Hydrogen fuel cells have become an important part of the global energy scenario in recent years following growing acknowledgment of their utility in providing pollution-free energy. Hydrogen fuel cells mostly emit only water, making them highly advantageous compared to conventional fossil fuels in terms of their environmental impact. The relatively abundant availability of hydrogen has also contributed to the growing importance of fuel cells. However, CO poisoning has been a common problem for hydrogen fuel cells due to the unavailability of pure hydrogen.
A new paper in the journal Science, authored by Christopher J. Kiely, senior professor of materials science and engineering at LeHigh University, along with an international team, describes a catalyst that can be used to convert water and carbon monoxide into pure hydrogen gas and carbon dioxide. The paper represents Kiely’s ninth entry in the prestigious journal and was co-authored by his students such as Li Lu, a final year Ph. D. candidate, and Wu Zhou, who now works at the University of the Chinese Academy of Sciences in Beijing having studied under Kiely.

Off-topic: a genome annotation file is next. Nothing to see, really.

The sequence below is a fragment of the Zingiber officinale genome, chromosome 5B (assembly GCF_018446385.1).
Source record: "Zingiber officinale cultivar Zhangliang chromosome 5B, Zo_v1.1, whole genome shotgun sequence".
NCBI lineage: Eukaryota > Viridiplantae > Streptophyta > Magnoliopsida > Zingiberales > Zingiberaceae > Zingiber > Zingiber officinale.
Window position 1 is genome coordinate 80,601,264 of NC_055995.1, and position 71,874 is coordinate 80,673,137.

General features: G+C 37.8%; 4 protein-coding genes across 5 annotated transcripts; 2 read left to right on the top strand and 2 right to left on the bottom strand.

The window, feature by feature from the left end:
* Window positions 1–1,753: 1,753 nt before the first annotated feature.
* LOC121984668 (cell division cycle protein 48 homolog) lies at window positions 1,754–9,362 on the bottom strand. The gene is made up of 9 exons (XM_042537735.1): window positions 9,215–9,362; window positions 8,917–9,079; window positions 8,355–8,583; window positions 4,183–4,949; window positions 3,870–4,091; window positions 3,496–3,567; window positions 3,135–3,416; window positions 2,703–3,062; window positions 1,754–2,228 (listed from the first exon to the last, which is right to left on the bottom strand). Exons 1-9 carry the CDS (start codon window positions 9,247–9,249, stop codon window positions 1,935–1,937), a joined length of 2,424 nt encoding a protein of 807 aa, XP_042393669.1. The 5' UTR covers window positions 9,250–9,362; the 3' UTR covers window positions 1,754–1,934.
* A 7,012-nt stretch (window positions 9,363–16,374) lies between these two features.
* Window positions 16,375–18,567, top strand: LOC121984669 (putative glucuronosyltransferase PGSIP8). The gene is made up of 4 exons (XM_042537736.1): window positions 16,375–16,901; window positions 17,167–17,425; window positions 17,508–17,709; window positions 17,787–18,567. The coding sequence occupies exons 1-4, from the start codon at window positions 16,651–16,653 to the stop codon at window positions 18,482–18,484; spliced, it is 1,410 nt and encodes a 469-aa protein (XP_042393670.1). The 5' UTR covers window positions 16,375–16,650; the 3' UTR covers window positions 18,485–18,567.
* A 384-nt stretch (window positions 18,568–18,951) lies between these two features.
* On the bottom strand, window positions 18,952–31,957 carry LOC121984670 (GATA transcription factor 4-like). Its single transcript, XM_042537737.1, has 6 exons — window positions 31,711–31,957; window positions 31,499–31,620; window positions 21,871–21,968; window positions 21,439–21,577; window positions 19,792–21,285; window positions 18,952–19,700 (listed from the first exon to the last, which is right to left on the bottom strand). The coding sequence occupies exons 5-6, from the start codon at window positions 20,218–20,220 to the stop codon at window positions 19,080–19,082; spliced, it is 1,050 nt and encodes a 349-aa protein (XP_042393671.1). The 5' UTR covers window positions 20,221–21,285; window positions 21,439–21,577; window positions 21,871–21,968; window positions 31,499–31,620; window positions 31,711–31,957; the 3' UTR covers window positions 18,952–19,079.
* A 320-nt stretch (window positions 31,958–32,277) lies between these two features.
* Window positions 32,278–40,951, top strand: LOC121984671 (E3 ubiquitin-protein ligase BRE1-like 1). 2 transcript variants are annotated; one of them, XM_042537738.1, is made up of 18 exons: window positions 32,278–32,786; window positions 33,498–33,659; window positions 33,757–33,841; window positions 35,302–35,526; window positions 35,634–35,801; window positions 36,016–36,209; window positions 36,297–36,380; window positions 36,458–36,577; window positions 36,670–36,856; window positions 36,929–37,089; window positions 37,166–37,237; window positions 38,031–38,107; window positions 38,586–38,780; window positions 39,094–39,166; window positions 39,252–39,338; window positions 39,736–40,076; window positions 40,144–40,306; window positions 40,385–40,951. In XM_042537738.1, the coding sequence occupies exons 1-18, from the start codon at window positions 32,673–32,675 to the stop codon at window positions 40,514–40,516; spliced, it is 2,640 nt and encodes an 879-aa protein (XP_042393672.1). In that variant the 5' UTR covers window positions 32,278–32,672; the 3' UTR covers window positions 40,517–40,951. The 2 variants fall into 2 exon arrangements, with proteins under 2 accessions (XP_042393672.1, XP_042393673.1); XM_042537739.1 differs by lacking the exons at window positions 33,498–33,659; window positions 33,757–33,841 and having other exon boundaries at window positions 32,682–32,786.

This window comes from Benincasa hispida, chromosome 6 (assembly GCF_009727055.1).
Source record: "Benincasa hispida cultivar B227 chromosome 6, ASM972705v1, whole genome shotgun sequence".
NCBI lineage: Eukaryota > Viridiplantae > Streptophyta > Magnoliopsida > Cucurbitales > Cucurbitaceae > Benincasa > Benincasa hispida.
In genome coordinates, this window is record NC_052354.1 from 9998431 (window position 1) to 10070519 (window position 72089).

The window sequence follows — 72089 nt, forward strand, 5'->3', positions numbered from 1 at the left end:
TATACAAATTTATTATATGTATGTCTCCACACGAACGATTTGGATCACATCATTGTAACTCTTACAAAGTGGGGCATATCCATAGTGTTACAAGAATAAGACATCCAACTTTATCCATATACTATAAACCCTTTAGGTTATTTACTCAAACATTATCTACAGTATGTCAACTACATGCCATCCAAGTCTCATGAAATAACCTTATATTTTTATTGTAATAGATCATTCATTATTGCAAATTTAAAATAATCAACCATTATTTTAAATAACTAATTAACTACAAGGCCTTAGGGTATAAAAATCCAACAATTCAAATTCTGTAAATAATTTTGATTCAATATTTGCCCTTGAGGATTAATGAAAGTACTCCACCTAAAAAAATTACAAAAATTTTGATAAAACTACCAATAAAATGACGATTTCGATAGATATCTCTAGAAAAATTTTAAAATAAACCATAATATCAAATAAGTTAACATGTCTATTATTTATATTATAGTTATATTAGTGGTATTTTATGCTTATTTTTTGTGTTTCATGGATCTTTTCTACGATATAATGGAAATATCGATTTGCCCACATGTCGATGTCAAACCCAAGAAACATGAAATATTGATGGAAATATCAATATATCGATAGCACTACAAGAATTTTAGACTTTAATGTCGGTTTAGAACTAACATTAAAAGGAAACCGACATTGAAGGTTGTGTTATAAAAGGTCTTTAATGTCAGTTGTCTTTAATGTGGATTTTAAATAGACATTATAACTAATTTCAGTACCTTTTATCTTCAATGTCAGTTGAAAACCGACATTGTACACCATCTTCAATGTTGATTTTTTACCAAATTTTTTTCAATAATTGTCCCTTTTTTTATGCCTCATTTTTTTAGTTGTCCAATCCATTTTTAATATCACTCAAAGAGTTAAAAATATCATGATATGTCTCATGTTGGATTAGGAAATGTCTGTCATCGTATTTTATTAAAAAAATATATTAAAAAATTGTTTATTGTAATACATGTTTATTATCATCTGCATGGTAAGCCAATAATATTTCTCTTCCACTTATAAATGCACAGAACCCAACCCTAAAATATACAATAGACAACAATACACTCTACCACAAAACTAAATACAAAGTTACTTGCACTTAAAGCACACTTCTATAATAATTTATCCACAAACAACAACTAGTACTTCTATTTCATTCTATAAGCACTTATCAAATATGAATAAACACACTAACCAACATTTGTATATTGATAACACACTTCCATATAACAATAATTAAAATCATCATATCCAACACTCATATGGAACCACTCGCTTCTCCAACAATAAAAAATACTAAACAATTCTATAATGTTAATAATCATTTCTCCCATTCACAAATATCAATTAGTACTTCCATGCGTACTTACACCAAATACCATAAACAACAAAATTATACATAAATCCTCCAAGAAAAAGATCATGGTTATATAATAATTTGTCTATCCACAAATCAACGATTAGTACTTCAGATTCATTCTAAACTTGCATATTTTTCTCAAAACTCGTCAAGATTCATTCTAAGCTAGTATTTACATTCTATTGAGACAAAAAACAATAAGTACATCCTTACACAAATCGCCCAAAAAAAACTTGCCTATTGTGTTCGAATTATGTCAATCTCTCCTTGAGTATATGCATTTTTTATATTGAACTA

Low Temperature, Pressure Requirements Make Discovery Important
One of the key aspects of the discovery is that the catalyst works at room temperature and normal pressures, which leads to lower overall energy consumption in the formation of hydrogen gas than in conventional hydrogen fuel cells. This makes the new process less expensive and cumbersome, which means it can be used in a more diverse range of applications. Automotive application of hydrogen fuel cells is likely be tremendously important for the hydrogen fuel cell sector in the coming years, and the development of innovations that make hydrogen fuel cells more efficient and controllable is likely to be welcomed in the automotive sector.
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